Source: Washington Examiner
Joe Biden, weighing a 2020 White House bid, once advocated continued school segregation in the United States, arguing that it benefited minorities and that integration would prevent black people from embracing “their own identity.”
Biden was speaking in 1975, when he opposed the federally mandated busing policy designed to end segregation in schools. In the past few decades, he has claimed he wanted desegregation but believed the policy of busing would not achieve it. Last year, he stated he had voted heroically to protect busing.
In 2008, after being chosen as Barack Obama’s vice-presidential running mate he said: “The struggle for civil rights was the animating political element of my life.” He appears poised to make his civil rights record a centerpiece of any campaign, telling an audience in Fort Lauderdale this week that “I came out of the civil rights movement. He added that he first became aware of what an “awful thing” segregation was as a third grader, when he asked his mother why a bus was taking black children to a school away from where they lived.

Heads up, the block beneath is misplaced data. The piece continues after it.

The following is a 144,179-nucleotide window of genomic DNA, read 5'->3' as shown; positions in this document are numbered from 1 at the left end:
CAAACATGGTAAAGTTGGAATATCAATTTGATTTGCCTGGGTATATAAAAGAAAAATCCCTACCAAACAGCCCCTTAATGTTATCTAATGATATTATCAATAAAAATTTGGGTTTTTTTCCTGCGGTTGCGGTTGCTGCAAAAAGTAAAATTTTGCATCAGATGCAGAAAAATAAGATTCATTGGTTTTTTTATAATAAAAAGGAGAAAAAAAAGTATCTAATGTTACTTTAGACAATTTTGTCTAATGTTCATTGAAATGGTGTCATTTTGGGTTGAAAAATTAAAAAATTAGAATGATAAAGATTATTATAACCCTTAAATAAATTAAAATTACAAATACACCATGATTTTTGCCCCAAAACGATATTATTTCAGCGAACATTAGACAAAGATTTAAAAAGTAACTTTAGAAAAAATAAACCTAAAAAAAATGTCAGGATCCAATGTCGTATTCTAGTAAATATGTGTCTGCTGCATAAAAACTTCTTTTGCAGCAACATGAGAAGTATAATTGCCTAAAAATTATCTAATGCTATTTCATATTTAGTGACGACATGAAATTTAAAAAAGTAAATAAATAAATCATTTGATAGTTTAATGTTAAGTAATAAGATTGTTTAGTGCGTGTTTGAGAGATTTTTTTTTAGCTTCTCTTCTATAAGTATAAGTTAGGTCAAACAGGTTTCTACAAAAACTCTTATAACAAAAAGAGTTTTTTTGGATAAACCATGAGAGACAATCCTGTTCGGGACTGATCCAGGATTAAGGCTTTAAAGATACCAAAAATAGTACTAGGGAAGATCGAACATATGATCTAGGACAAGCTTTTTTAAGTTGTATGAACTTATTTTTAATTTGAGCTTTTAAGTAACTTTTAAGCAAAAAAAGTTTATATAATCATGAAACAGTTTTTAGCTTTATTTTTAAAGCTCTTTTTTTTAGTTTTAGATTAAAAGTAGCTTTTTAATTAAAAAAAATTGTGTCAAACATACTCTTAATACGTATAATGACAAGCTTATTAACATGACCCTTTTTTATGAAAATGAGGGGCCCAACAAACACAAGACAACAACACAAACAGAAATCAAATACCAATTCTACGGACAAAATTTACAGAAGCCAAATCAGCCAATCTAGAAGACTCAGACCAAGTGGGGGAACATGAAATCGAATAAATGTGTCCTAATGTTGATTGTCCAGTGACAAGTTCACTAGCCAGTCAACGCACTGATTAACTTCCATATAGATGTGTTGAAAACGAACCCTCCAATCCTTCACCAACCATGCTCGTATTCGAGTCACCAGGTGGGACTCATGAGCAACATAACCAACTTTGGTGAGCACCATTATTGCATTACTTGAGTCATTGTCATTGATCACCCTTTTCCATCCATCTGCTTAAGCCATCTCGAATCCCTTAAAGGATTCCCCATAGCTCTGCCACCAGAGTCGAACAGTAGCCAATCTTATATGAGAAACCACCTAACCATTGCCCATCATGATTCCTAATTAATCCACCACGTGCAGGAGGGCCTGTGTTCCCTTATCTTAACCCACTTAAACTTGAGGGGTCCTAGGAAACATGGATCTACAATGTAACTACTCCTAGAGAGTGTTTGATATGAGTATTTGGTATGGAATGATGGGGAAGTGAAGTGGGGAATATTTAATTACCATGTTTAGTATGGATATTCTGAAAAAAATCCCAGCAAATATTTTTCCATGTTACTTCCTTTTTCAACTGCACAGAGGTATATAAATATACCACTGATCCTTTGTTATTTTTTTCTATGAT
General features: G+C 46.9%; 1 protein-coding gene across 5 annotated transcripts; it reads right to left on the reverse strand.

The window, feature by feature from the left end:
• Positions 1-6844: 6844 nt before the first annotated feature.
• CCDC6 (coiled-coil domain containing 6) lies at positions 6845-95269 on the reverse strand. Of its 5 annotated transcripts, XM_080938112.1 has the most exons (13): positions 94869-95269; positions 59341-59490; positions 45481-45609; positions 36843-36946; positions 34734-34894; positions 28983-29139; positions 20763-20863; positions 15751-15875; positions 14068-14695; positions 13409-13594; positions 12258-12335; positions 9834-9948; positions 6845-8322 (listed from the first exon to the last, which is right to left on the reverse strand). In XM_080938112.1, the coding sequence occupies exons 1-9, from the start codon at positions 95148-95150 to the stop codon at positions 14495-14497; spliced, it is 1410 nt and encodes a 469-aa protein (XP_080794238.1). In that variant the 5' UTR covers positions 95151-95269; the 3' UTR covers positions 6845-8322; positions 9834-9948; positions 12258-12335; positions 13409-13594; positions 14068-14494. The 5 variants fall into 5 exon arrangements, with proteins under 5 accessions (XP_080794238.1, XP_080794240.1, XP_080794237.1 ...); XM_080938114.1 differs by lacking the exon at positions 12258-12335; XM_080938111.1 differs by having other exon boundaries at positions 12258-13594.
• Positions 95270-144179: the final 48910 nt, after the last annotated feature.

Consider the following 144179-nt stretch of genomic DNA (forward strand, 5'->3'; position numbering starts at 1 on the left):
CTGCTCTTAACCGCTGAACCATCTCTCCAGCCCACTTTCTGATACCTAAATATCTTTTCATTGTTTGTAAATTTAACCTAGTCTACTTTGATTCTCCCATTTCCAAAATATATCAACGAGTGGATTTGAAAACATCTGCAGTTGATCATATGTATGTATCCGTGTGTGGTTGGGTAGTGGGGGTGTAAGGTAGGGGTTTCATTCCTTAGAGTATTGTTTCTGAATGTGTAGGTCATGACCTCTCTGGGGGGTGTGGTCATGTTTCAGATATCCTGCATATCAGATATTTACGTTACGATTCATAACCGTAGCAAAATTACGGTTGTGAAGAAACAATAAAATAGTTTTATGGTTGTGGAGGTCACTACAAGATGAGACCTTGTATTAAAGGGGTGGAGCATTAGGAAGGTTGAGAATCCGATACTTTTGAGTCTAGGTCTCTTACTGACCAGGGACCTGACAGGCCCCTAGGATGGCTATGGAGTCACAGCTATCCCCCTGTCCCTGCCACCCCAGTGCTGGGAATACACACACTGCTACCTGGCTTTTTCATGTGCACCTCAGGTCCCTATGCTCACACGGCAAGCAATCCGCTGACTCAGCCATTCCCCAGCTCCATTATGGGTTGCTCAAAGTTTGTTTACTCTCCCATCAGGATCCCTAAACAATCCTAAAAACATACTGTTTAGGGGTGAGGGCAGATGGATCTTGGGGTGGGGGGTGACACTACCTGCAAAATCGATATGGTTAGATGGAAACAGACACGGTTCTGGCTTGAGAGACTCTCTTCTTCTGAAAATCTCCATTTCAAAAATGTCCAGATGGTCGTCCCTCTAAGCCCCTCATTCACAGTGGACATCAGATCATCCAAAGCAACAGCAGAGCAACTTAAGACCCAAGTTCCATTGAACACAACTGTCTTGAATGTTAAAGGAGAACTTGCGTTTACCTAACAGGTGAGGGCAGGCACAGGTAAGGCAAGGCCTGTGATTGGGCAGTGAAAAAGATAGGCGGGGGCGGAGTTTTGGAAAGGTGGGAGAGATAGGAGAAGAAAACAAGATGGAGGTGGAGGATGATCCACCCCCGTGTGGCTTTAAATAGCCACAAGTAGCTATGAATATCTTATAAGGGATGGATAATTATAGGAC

But 44 years ago, facing a backlash against busing from white voters, the future vice president voiced concerns not just about the policy of busing, which he had supported when first seeking election in 1972, but about the impact of desegregation on American society. He argued that segregation was good for blacks and was what they wanted.
“I think the concept of busing … that we are going to integrate people so that they all have the same access and they learn to grow up with one another and all the rest, is a rejection of the whole movement of black pride,” said Biden. Desegregation, he argued, was “a rejection of the entire black awareness concept, where black is beautiful, black culture should be studied; and the cultural awareness of the importance of their own identity, their own individuality.”
Questioning whether he might be a racist, Biden said he had asked “the blacks on my staff” whether he harbored something “in me that’s deep-seated that I don’t know.”
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